Other Common Names: Guayacan, Guayacan de bola (Colombia), Bera, Cuchivaro, Vera aceituna (Venezuela).
Distribution: Coastal region of Colombia and Venezuela, common on the dry foothills between Porto Cabello and Lake Maracaibo.
The Tree: Occasionally 100 ft tall but usually 40 to 50 ft with a trunk diameter of 14 to 20 in.; boles slender, straight, and of rather good form, free of branches for 15 to 20 ft.
General Characteristics: Heartwood more or less striped and banded, varying in color from light olive green to chocolate brown; surface of fresh wood often turns dark green upon exposure. Sapwood is mostly thin and light yellow in color. Fine textured; cross-grained; oily appearance and feel; mildly and pleasantly scented when warmed.
Weight: Basic specific gravity (ovendry weight/green volume) 1.00; air-dry density 78 pcf.
Mechanical Properties: No data available.
Drying and Shrinkage: Owing to its high density and the resinous nature of the timber, the wood dries slowly and needs careful handling to avoid splitting; also prone to ring shake. No shrinkage data available.
Working Properties: When seasoned, it is not easy to work either with machine or hand tools but does turn well in the lathe.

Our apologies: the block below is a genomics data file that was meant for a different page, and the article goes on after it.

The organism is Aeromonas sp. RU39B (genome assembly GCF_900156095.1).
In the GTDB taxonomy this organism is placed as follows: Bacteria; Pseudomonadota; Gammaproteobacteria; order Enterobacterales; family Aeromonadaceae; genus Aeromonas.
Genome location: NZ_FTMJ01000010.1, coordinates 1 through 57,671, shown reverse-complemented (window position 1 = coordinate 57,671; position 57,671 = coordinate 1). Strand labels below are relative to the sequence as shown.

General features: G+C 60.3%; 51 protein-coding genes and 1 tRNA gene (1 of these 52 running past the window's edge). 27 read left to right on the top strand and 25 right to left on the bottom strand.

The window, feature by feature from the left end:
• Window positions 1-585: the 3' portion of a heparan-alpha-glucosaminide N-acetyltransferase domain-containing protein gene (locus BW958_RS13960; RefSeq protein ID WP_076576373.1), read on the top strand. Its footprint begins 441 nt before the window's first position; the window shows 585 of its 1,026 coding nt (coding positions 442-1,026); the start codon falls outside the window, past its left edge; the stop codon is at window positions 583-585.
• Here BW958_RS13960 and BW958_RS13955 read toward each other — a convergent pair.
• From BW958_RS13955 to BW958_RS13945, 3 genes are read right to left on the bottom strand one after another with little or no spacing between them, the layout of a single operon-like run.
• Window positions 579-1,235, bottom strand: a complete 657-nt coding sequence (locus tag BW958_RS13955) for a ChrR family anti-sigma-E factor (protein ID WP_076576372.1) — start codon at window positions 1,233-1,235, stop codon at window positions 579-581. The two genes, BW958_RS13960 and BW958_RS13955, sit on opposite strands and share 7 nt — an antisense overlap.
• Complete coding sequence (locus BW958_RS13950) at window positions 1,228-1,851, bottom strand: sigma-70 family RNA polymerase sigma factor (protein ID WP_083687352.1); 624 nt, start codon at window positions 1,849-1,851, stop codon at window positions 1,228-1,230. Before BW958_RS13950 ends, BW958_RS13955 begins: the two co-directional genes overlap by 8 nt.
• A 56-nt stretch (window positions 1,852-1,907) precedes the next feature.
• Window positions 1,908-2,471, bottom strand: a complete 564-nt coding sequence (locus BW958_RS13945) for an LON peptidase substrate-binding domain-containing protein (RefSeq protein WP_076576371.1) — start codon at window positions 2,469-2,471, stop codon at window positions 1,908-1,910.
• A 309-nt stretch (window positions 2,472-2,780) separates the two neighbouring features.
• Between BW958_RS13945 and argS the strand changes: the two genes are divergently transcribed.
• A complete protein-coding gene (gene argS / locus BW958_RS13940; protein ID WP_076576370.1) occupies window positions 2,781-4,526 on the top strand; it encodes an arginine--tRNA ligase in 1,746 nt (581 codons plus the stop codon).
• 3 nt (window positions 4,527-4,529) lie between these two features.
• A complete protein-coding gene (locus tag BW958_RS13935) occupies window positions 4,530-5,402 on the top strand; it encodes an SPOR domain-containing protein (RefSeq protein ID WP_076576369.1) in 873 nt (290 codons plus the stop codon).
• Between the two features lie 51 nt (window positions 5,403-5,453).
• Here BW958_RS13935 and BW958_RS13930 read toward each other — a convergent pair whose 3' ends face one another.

Durability: Heartwood is very durable under exposure and will last indefinitely in the ground.
Preservation: Not treatable.
Uses: Because of its high density and self-lubrication, has many uses similar to that of Guaiacum but is not considered as suitable for propeller-shaft bushings. Used as steps and collars for water turbines, mallet heads, pulley wheels, brush backs, locally for railway crossties.
Additional Reading: (54), (56), (79)
54. Record, S. J. 1921. Lignum-vitae: A study of the woods of the Zygophyllaceae with reference to the true lignum-vitae of commerce-its sources, properties, uses, and substitutes. Yale University, School of Forestry Bull. 6. New Haven, Conn.
56. Record, S. J., and R. W. Hess. 1949. Timbers of the new world. Yale University Press, New Haven, Conn.
79. Wood [U. K.]. 1957. Specimen woods No. 256. Verawood (Bulnesia arborea). Suppl. to Wood 22(4).
From: Chudnoff, Martin. 1984. Tropical Timbers of the World. USDA Forest Service. Ag. Handbook No. 607.